I doubt that I am telling you anything new by pointing out that the last 12 months saw a major change of who is supplying the majority of high-end x86 processors. While Intel used to own this position for over a decade, AMD has successfully taken that place away from once almighty Chipzilla and the guys in Satan Clara (yeah, I know it's "Santa Clara ") can only hope that the upcoming Pentium 4 will finally change this fact.
The major problem that keeps Intel from playing a significant role in the Giga-Hertz-and-beyond-segment is not an inability to actually release processor solutions that would be fast enough, but Intel's utter inability to provide those wonderful products in actual volume. When AMD released its Giga Hertz Athlon in March this year Intel was able to counter with the release of its Giga Hertz Pentium III two days later (please read The Giga Battle and The Giga-Battle Part 2 ). However, until this very day Intel continued its inability to ship this processor in volume and only recently you could finally find some Pentium III 1 GHz processors at retailer shops. In those last 5 months the vast majority of 1 GHz systems shipped with AMD's 'Athlon inside', which made many journalists use the term 'paper release' for Intel's Giga Hertz Pentium III release.
AMD started to take its newly achieved position as provider of super-fast x86-processors that seriously, that it didn't panic after Intel's recent release of the Pentium III at 1.13 GHz on July 31. Instead of launching their counterpart, the Athlon at 1.1 GHz, right away, it continued to ramp up production for this product and stick to the planned release date of August 28, 2000. This is why you can find this new AMD processor at PriceWatch already now. Different to the anyway rather flaky Pentium 1.13 GHz from Intel, you can actually either buy Athlon 1.1 GHz processors on their own or in systems right now.
The Specs Of AMD's New Athlon/Thunderbird Processor
I don't want to bore you with stuff you have read and heard a hundred times before, so I'll keep myself short. AMD's new Athlon 1100 is another version of AMD's Thunderbird core . This core is based on the original Athlon architecture, but different to its older brother for SlotA it comes with its L2-cache combined with the CPU-core on the same piece of silicon. This silicon piece, or 'die' happens to consist of about 37 million transistors, its package is the now well-known 462-pin SocketA-PGA and its favorite platform is based on VIA's Apollo KT133 chipset.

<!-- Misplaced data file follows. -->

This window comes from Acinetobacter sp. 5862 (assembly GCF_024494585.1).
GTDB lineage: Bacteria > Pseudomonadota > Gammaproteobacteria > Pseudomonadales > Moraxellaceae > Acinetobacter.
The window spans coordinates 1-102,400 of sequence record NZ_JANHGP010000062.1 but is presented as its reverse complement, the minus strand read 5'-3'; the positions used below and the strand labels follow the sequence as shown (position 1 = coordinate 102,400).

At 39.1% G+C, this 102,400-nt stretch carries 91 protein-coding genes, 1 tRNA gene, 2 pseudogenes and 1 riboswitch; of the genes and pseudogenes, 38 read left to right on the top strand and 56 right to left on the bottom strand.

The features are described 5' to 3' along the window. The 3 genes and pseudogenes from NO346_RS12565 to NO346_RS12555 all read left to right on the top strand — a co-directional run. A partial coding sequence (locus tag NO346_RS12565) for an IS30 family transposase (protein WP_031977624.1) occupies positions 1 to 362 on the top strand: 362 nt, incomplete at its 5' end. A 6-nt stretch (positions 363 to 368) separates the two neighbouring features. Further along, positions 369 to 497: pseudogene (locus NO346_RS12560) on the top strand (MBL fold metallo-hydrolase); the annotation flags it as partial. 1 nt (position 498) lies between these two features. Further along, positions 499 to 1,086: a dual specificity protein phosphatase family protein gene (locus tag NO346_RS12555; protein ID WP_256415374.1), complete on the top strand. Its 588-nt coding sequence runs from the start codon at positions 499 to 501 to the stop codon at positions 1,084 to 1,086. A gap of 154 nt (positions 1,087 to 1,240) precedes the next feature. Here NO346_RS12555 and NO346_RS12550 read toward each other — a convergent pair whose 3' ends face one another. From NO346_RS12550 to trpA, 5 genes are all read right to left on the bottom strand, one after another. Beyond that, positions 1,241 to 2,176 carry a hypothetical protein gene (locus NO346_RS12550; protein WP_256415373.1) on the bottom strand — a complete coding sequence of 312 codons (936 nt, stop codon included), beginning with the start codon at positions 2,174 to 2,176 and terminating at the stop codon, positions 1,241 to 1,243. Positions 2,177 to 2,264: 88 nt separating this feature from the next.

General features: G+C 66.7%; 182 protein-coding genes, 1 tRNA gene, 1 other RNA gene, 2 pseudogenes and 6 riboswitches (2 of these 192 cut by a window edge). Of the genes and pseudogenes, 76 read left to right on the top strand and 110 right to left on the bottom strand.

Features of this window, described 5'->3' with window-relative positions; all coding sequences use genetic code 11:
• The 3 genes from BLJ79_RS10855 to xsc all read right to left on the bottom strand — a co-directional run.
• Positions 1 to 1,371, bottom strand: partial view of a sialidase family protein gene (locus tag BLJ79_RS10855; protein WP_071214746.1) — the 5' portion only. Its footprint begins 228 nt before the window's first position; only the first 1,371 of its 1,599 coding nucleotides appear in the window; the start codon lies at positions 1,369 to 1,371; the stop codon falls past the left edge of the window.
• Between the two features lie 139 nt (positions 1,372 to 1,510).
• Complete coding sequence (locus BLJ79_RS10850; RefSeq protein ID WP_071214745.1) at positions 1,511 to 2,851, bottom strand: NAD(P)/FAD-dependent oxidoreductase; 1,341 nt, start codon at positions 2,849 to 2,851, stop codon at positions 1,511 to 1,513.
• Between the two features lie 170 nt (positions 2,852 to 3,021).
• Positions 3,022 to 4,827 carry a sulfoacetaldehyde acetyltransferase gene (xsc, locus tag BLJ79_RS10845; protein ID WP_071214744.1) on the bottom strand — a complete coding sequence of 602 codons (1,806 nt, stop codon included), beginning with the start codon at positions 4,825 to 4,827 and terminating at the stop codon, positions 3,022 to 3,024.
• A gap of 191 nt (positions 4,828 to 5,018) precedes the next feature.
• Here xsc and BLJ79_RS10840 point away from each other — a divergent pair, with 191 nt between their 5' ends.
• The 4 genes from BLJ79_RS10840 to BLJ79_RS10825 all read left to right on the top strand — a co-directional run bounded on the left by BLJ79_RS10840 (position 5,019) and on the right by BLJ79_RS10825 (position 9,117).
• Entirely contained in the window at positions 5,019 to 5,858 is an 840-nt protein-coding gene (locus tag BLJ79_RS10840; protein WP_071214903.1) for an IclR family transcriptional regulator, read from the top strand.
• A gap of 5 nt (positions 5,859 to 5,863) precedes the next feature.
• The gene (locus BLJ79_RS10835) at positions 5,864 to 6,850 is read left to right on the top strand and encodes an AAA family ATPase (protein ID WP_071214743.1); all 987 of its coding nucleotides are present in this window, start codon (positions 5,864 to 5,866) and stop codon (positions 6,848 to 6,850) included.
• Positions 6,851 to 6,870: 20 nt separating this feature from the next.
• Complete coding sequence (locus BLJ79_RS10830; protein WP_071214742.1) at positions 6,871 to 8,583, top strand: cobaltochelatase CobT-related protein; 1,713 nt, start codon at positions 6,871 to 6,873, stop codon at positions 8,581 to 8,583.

The new 1.1 GHz Athlon requires the same core voltage as the Athlon/Thunderbird at lower clock speeds, which is 1.75 V. Its thermal power dissipation is 1 W higher than what we know from the Thunderbird at 1 GHz, which in return means that you won't need a significantly altered cooling solution over what is used for the first Giga-Thunderbird.
AMD's new Athlon 1100 has one invaluable advantage over Intel's recent Pentium III 1.13 GHz. Different to Intel's desperate 'beyond-giga ' solution the new Athlon does not require anything different than its less powerful brothers. The Athlon 1100 runs on ANY SocketA platform, while Intel guarantees the, by me yet unseen, 'stability' of the 1.13 GHz Pentium III only on ONE specially modified VC820 motherboard. Athlon 1.1 GHz is allowed to get as hot as all its slower siblings, while Intel tries to insure some reliability of it's 1.13 GHz solution by specifying the maximal 'junction temperature' down to 62 degrees centigrade, which in return requires massive cooling solutions.
Finally there is one more reason to favor AMD's new processor - the price. I already mentioned that I found Athlon 1100 at PriceWatch . With 719 US-Dollars it's almost $250 cheaper than the best offer for a Pentium III 1 GHz at US$ 962! I guess it's needless to add that no retailer in the world is selling a Pentium III 1.13 GHz. This miraculous piece of, excuse me, silicon-trash only ships in a few OEM boxes for the gentleman who's got really everything, even the silver telephone dialer.